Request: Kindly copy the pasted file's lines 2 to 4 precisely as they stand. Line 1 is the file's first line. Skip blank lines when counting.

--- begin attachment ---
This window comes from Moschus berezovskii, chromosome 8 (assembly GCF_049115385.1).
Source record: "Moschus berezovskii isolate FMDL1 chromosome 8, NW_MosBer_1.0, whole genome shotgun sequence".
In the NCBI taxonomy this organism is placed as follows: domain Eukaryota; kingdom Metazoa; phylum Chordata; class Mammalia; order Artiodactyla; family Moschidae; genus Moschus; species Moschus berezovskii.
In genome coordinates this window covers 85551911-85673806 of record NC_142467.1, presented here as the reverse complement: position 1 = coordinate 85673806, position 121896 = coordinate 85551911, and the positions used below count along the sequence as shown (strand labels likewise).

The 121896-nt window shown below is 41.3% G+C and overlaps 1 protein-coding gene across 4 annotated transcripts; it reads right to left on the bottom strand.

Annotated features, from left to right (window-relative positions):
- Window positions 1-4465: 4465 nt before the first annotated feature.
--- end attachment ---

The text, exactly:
Source record: "Moschus berezovskii isolate FMDL1 chromosome 8, NW_MosBer_1.0, whole genome shotgun sequence".
In the NCBI taxonomy this organism is placed as follows: domain Eukaryota; kingdom Metazoa; phylum Chordata; class Mammalia; order Artiodactyla; family Moschidae; genus Moschus; species Moschus berezovskii.
In genome coordinates this window covers 85551911-85673806 of record NC_142467.1, presented here as the reverse complement: position 1 = coordinate 85673806, position 121896 = coordinate 85551911, and the positions used below count along the sequence as shown (strand labels likewise).